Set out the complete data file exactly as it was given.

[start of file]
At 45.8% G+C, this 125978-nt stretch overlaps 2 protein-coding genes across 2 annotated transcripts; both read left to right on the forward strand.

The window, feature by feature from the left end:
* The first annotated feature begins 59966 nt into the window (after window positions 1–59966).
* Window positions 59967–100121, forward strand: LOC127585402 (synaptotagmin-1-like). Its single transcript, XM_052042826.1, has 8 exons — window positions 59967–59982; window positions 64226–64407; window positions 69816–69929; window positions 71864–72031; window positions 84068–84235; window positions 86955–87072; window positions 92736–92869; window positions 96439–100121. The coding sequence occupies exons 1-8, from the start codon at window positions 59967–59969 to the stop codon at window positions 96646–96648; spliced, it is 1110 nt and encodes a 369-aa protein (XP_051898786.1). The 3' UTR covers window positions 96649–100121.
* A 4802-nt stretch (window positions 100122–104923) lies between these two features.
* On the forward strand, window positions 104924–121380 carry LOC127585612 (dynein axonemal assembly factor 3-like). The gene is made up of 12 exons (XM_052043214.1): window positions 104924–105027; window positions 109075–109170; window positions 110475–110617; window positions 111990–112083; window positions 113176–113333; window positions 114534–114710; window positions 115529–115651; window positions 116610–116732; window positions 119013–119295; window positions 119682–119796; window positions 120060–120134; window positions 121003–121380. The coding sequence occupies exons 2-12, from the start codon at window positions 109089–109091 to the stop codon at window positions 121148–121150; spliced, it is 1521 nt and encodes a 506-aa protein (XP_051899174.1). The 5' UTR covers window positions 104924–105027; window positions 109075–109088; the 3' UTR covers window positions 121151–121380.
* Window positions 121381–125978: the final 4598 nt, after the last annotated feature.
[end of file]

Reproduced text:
At 45.8% G+C, this 125978-nt stretch overlaps 2 protein-coding genes across 2 annotated transcripts; both read left to right on the forward strand.

The window, feature by feature from the left end:
* The first annotated feature begins 59966 nt into the window (after window positions 1–59966).
* Window positions 59967–100121, forward strand: LOC127585402 (synaptotagmin-1-like). Its single transcript, XM_052042826.1, has 8 exons — window positions 59967–59982; window positions 64226–64407; window positions 69816–69929; window positions 71864–72031; window positions 84068–84235; window positions 86955–87072; window positions 92736–92869; window positions 96439–100121. The coding sequence occupies exons 1-8, from the start codon at window positions 59967–59969 to the stop codon at window positions 96646–96648; spliced, it is 1110 nt and encodes a 369-aa protein (XP_051898786.1). The 3' UTR covers window positions 96649–100121.
* A 4802-nt stretch (window positions 100122–104923) lies between these two features.
* On the forward strand, window positions 104924–121380 carry LOC127585612 (dynein axonemal assembly factor 3-like). The gene is made up of 12 exons (XM_052043214.1): window positions 104924–105027; window positions 109075–109170; window positions 110475–110617; window positions 111990–112083; window positions 113176–113333; window positions 114534–114710; window positions 115529–115651; window positions 116610–116732; window positions 119013–119295; window positions 119682–119796; window positions 120060–120134; window positions 121003–121380. The coding sequence occupies exons 2-12, from the start codon at window positions 109089–109091 to the stop codon at window positions 121148–121150; spliced, it is 1521 nt and encodes a 506-aa protein (XP_051899174.1). The 5' UTR covers window positions 104924–105027; window positions 109075–109088; the 3' UTR covers window positions 121151–121380.
* Window positions 121381–125978: the final 4598 nt, after the last annotated feature.